The answer of course is a love of PCC (Progressive Calisthenics Certification) Workshop, and I'm still honestly just reeling in joy with how well it went. We all had high expectations - as instructors, as participants etc. But I can safely say that everyone's expectations were exceeded. I was honored to be an instructor (as a Team Leader) along with , , and Steven Low. When a workshop is brand new like this, you never really know how it's going to go until you start it up. It was very clear as soon as we got going that this one was going to blow the roof off. Al and Danny set a tone of friendly leadership that was so natural that it was a sheer joy to support them. I told Al at one of our instructor meeting dinners (we may have collectively eaten a small farm over the weekend, by the way. There might be a lamb shortage in MN for a few weeks) that with the leadership tone he set, helping to instruct the highly motivated group felt nearly effortless. Order was easily maintained because everyone really wanted the info. Not to mention all the highly valuable comments, cues, and experiences which were contributed by the participants themselves. I'm confident to say that EVERYONE, myself included has come away from this weekend a better instructor than just a few days ago.! This past weekend was the first ever
Friends on Facebook are already demanding a weekend recap - and I must apologize that I'm still taking it all in - it was a whirlwind in many regards, even for someone as time/space challenged as myself (long story, but my unusual schedule lends itself to thinking of time in less linear ways than "normal"). Back at home this update will be expanded and photos added etc etc. For now though, didn't want to leave you hanging. On the first day, right from the start we knew we were all in for a treat as each attendee was handed the mic to briefly introduce themselves. It was a real who's who. What really struck me though was the enthusiasm that everyone had in common. I've said it about a million times over the weekend, but it still holds true - those who are really into this type of training seem to have a level of self-knowledge that's very unique. Without sounding like some kind of hippie weirdo, to really delve into does require a level of humility and understanding. Even at the "easy" levels, if you can't do it right, if you haven't made the committment of time and practice then it's just not going to happen. People ask Al all the time "what's the trick to ____________" and he always responds that there is no trick - you just have to DO it. Before anyone gets discouraged that they need to quit their job to work on calisthenics 24/7, it needs to be said that this practice can happen here and there in little bits throughout the day. I do a lot of practice between other tasks and even as a way to goad myself into completing some not-so-fun chores. These skills can really be practiced anywhere. Danny and I were compulsively scouting all the sign posts, and random items on the sidewalk from the event hotel all the way to one of the restaurants we were using as a meeting spot. we can't help it! It's an obsession!!!!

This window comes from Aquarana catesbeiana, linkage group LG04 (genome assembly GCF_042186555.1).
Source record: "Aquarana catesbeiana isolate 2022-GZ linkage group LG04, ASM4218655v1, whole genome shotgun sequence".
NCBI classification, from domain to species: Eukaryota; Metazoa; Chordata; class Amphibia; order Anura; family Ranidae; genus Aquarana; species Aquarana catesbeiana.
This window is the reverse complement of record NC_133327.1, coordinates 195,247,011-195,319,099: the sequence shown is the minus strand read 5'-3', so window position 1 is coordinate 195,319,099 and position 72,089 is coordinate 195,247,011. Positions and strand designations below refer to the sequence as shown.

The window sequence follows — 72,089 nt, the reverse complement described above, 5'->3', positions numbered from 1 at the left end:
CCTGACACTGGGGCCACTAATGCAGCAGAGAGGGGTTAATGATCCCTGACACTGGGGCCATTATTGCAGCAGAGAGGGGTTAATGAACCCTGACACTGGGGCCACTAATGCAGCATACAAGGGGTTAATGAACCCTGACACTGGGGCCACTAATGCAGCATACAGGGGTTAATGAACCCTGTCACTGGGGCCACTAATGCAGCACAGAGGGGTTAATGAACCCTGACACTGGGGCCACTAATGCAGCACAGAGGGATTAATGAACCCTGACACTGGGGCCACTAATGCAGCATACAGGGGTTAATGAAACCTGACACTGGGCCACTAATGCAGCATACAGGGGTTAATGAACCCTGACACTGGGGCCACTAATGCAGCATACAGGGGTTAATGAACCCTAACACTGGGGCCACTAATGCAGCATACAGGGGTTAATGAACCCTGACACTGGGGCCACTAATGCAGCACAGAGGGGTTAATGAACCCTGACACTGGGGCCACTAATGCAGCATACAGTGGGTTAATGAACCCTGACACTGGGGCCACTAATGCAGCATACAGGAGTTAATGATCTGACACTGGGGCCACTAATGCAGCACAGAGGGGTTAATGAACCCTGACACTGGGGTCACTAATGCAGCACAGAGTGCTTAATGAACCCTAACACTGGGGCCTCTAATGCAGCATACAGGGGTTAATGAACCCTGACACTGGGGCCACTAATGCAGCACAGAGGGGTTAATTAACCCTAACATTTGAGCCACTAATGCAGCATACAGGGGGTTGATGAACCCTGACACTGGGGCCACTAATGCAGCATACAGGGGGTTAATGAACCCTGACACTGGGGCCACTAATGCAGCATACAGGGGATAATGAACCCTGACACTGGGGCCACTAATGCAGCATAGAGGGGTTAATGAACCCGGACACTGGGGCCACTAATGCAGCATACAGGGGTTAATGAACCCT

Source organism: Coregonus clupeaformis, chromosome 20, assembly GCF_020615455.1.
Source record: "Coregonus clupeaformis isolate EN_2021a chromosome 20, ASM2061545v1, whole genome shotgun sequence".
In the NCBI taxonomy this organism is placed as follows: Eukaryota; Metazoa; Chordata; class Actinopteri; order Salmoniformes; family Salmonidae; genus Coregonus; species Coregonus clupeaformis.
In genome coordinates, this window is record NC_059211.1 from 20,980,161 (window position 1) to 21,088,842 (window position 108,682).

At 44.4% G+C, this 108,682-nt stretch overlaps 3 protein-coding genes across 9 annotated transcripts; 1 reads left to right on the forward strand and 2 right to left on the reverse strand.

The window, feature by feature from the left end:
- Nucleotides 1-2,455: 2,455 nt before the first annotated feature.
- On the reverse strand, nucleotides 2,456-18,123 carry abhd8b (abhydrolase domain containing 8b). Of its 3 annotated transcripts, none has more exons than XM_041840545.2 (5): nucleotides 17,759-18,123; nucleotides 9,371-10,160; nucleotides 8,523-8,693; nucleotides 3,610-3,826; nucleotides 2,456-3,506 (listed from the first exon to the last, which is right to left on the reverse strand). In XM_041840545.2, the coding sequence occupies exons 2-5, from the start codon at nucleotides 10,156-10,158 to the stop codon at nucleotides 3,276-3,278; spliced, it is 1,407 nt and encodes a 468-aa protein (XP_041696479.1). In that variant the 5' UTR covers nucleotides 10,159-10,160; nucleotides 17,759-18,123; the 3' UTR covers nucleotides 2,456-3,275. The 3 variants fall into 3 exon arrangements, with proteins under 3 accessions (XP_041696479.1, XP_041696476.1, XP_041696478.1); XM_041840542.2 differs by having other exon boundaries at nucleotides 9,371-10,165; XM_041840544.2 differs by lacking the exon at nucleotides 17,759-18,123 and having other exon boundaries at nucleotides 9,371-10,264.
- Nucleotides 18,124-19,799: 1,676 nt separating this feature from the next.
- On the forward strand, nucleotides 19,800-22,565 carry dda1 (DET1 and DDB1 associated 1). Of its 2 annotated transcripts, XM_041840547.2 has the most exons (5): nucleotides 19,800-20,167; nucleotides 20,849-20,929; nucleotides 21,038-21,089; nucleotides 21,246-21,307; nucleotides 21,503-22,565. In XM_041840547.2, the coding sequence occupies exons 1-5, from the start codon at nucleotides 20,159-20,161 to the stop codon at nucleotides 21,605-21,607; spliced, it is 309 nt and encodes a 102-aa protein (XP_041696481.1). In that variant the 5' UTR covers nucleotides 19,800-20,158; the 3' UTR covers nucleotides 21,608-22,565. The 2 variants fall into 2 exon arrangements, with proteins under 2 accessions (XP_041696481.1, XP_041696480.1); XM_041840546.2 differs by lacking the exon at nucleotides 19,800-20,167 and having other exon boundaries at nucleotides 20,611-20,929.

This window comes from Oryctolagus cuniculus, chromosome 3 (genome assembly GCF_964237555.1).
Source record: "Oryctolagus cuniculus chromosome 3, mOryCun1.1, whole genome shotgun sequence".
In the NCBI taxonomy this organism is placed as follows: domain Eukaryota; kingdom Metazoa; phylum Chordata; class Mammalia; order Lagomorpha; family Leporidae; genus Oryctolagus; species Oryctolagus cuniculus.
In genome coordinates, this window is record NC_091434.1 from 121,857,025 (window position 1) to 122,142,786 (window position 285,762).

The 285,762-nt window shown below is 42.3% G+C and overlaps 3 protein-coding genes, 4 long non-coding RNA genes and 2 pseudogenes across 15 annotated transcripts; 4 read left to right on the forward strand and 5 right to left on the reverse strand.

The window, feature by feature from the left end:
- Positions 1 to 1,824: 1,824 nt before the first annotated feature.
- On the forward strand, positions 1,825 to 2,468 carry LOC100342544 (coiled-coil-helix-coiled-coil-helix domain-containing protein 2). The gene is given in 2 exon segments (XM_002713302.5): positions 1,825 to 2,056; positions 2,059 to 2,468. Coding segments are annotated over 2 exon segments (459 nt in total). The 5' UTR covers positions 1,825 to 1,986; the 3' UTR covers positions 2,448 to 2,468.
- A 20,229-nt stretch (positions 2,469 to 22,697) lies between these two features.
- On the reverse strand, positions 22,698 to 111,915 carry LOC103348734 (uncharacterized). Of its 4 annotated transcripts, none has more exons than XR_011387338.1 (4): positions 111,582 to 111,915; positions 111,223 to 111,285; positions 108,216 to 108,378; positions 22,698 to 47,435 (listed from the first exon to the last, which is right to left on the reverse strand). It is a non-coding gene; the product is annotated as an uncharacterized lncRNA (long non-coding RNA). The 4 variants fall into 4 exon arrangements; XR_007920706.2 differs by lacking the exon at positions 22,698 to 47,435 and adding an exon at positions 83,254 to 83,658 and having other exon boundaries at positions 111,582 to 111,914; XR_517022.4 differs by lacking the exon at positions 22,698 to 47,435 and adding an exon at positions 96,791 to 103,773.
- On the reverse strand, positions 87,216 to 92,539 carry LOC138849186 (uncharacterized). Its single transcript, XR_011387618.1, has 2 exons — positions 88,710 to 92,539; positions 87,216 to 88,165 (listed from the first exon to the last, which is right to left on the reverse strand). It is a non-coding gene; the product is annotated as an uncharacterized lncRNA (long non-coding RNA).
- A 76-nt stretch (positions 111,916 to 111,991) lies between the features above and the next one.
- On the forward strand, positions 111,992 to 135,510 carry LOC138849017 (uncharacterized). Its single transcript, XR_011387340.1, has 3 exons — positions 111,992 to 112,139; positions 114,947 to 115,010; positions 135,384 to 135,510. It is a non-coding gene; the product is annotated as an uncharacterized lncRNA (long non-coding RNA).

Since I'm en route home and without the usual electronic accoutrements, this will just be a "tide you over" type update. Look for more fun and fancier updates soon.